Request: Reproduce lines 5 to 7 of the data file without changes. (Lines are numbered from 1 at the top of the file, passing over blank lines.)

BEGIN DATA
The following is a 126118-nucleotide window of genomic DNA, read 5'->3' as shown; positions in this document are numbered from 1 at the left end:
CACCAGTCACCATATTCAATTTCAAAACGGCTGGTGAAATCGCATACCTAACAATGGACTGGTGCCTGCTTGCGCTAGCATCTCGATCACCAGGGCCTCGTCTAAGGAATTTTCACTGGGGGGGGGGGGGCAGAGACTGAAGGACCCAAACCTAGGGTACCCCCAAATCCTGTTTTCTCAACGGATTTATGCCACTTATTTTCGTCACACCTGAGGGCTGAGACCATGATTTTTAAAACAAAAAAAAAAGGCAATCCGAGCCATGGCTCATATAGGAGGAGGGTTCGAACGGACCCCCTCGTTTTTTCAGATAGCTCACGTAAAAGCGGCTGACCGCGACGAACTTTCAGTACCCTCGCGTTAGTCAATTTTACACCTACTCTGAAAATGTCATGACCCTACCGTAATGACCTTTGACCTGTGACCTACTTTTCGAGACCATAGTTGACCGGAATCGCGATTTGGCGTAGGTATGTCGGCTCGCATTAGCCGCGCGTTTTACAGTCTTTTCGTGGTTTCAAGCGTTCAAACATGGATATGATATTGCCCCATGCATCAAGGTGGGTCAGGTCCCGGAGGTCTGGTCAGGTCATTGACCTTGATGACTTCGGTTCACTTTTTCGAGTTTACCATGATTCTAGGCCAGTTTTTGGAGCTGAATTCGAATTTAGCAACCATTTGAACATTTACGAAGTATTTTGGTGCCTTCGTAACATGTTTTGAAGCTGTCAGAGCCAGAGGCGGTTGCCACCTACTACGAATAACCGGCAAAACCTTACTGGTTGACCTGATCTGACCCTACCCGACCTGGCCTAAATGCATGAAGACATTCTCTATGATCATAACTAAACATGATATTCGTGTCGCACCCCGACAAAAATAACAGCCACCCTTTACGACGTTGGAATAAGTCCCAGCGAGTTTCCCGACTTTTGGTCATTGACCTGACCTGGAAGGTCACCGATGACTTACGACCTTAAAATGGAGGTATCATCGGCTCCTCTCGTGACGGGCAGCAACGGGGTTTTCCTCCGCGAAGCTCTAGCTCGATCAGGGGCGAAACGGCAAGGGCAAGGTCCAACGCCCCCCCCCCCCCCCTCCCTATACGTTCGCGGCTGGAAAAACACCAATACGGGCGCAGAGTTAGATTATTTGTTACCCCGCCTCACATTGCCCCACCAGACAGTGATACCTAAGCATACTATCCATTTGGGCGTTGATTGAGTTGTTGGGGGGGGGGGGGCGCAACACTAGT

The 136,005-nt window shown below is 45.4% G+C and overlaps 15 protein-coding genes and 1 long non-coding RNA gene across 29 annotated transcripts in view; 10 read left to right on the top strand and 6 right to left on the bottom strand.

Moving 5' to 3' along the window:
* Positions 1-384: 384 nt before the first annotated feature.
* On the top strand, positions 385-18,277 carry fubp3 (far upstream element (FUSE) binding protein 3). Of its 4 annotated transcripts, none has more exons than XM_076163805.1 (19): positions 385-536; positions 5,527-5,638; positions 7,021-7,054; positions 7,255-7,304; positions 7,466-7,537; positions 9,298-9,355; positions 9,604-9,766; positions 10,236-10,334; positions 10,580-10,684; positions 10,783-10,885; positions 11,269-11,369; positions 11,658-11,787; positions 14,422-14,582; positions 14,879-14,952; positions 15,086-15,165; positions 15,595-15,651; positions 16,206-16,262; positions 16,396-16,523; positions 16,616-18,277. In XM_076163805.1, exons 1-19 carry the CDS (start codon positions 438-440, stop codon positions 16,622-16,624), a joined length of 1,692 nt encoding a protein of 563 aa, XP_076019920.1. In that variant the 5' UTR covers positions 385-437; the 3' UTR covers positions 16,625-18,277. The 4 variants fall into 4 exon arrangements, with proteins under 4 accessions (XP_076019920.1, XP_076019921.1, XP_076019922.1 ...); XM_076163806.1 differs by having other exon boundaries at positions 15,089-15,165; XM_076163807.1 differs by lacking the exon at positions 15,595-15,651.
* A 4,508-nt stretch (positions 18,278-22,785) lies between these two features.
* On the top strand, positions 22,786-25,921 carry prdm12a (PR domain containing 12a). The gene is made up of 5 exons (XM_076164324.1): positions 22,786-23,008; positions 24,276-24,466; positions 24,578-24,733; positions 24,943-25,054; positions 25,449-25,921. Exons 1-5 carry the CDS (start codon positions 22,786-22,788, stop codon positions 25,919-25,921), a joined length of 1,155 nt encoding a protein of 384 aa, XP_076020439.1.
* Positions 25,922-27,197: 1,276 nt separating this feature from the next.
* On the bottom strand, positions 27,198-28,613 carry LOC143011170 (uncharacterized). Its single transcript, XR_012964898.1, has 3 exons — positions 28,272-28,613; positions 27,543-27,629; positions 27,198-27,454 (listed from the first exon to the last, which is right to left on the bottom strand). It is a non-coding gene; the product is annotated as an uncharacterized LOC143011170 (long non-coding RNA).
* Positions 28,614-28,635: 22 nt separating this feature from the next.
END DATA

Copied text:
* Positions 1-384: 384 nt before the first annotated feature.
* On the top strand, positions 385-18,277 carry fubp3 (far upstream element (FUSE) binding protein 3). Of its 4 annotated transcripts, none has more exons than XM_076163805.1 (19): positions 385-536; positions 5,527-5,638; positions 7,021-7,054; positions 7,255-7,304; positions 7,466-7,537; positions 9,298-9,355; positions 9,604-9,766; positions 10,236-10,334; positions 10,580-10,684; positions 10,783-10,885; positions 11,269-11,369; positions 11,658-11,787; positions 14,422-14,582; positions 14,879-14,952; positions 15,086-15,165; positions 15,595-15,651; positions 16,206-16,262; positions 16,396-16,523; positions 16,616-18,277. In XM_076163805.1, exons 1-19 carry the CDS (start codon positions 438-440, stop codon positions 16,622-16,624), a joined length of 1,692 nt encoding a protein of 563 aa, XP_076019920.1. In that variant the 5' UTR covers positions 385-437; the 3' UTR covers positions 16,625-18,277. The 4 variants fall into 4 exon arrangements, with proteins under 4 accessions (XP_076019920.1, XP_076019921.1, XP_076019922.1 ...); XM_076163806.1 differs by having other exon boundaries at positions 15,089-15,165; XM_076163807.1 differs by lacking the exon at positions 15,595-15,651.
* A 4,508-nt stretch (positions 18,278-22,785) lies between these two features.